In order to cut evenly sized planking stock, you need a way to make the same cut on a lot of wood and get reliable and repeatable results. Cutting by hand will include too much variability, for a job like this, you will need to use machinery that is set up to mill the lumber over and over without change.
To guide the planks through the bandsaw, you will need a rip fence; which is nothing more than a fixed wall that you slide the wood past. The rip fence is set next to the blade, and the gap between the fence and the blade will be the width of the resulting board. The kerf of the blade will be deducted from the stock, so it doesn't need to be factored into the measurements at this time.
Rip fences are available from hardware stores for a significant price. Most bandsaws will sell you a model specific rip fence that will fit their unit perfectly. The alternative is to make your own for cheap!
In the simplest of forms, a rip fence is just a vertical stop that is set square and perpendicular to the bandsaw's deck. All you need to do is attach a flat and vertical board to a flat and low board. Screwing them together in a square will ensure that your rip fence is square. If there is any discrepancy, a few passes over a jointer will restore this ideal right angle that you are searching fore.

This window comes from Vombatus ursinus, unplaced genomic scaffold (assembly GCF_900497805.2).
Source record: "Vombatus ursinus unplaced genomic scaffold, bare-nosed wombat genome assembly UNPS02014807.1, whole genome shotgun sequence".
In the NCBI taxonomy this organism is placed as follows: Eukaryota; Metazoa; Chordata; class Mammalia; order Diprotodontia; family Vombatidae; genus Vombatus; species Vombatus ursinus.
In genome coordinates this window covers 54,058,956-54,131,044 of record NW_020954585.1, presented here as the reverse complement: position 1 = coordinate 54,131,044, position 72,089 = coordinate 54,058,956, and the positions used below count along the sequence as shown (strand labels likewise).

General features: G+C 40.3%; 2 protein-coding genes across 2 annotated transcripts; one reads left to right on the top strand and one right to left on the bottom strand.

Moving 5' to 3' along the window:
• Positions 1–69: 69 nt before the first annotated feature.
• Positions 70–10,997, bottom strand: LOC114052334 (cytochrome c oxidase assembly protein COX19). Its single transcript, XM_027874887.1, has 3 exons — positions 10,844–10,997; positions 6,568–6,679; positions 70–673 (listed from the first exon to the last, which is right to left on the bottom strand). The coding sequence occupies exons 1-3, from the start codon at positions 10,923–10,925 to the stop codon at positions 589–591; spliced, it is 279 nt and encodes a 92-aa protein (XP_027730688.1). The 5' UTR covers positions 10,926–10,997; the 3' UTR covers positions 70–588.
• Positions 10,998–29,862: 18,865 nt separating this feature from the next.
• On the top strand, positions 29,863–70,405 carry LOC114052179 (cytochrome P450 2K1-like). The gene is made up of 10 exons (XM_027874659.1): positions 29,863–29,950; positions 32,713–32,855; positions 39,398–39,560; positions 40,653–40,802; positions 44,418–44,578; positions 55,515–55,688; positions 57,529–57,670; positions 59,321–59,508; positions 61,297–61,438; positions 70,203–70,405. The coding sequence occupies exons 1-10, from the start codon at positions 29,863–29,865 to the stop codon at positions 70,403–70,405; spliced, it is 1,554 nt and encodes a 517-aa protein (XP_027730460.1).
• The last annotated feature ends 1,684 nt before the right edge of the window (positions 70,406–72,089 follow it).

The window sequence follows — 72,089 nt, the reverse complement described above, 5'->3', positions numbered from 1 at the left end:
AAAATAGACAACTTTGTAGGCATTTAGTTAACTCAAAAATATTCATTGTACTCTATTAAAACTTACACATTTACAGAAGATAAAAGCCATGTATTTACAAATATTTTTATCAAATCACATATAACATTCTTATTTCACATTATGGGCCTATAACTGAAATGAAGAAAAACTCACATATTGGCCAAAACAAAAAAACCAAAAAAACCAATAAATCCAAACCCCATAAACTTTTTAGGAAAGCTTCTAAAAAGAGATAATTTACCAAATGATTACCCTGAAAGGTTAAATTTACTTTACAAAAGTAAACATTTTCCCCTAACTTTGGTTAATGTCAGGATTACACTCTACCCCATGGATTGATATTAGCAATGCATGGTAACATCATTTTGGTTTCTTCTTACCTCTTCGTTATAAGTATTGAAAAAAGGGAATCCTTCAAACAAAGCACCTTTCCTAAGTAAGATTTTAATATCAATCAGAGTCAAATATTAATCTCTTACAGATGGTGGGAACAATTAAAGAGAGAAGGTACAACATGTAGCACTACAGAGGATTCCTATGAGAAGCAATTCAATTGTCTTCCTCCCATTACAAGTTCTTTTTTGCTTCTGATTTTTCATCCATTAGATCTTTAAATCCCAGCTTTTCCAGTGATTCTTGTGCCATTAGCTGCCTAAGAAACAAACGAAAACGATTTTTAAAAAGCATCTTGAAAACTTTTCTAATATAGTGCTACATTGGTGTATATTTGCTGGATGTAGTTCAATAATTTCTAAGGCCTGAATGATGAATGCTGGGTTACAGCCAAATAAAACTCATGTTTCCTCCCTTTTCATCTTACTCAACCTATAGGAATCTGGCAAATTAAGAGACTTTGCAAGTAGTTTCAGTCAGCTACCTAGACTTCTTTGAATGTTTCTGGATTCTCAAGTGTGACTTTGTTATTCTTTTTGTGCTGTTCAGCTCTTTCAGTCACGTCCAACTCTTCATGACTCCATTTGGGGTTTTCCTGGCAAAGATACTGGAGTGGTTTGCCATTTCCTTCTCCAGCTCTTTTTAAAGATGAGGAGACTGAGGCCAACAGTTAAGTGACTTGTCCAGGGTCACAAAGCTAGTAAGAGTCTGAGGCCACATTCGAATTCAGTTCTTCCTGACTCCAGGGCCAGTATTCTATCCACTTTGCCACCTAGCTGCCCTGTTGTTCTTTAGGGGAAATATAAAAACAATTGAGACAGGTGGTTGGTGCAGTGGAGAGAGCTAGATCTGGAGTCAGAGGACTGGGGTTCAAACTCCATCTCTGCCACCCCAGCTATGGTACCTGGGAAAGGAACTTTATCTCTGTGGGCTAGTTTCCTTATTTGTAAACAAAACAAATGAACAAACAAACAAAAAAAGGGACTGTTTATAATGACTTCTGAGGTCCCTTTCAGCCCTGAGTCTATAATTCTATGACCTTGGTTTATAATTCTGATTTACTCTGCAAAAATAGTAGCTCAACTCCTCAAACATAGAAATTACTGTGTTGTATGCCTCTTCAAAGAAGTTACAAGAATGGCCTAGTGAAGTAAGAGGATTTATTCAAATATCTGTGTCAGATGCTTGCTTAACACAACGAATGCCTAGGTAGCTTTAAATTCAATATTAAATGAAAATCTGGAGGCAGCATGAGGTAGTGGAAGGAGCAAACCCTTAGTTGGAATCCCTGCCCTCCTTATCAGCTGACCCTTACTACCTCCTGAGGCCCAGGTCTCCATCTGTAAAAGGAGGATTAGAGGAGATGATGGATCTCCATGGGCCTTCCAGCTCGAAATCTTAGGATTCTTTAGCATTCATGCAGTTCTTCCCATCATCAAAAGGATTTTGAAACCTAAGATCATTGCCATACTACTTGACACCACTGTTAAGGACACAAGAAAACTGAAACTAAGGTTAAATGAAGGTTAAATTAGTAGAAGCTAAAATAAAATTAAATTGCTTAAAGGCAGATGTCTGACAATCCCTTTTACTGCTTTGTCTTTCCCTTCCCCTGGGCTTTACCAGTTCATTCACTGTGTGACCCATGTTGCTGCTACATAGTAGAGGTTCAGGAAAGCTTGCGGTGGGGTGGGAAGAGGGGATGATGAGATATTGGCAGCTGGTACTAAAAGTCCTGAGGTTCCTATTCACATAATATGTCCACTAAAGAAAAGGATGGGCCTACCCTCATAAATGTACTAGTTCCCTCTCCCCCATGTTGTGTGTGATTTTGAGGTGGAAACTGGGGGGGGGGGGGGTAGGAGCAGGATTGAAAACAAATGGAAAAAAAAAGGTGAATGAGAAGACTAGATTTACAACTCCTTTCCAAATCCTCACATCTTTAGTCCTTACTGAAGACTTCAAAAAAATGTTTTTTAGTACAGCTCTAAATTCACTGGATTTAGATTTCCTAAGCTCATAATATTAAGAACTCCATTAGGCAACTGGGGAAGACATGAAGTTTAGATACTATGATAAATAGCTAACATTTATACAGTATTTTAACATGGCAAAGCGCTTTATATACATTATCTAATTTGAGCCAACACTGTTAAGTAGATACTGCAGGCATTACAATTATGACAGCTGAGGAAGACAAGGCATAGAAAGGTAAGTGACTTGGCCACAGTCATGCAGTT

With the rip fence assembled, you simply need to attach it firmly to the deck. Simple C clamps work well for this. The compression force the exert on the fence will remove the possibility of any movement.
The concept is very simple: clamp the fence to the deck at the desired distance from the blade, then pass a test board through.
The test board needs to be measured for consistency. If the bandsaw blade is too slack, it will bow out and result in a thicker and off angled board. If the blade is too tight, it will snap! You always want your guides as low as possible and the blade as slack as allowable.
With everything setup and verified for accuracy, you're ready to start milling your lumber!
With a rip fence on the bandsaw, resawing planks is very easy. All you need to do is push the boards through the saw while keeping pressure on them against the rip fence. It is always a good idea to use other sticks or boards to push the wood you are cutting. This is especially true of the last few inches of the cut. When the blade exits the end of the board, it will continue to cut whatever it comes in contact with. If your fingers are pushing the wood through, your blood will stain the wood as your fingers are sliced open (and possibly off) by the blade.
A push board will allow you to safely push the wood through the blade without any fear of amputation. I prefer to use a large block from the scrap pile. When it gets too cut up, I just switch it for another scrap piece.
Now you can safely mill your own planking stock instead of buying loads of expensive boards from the lumber yard!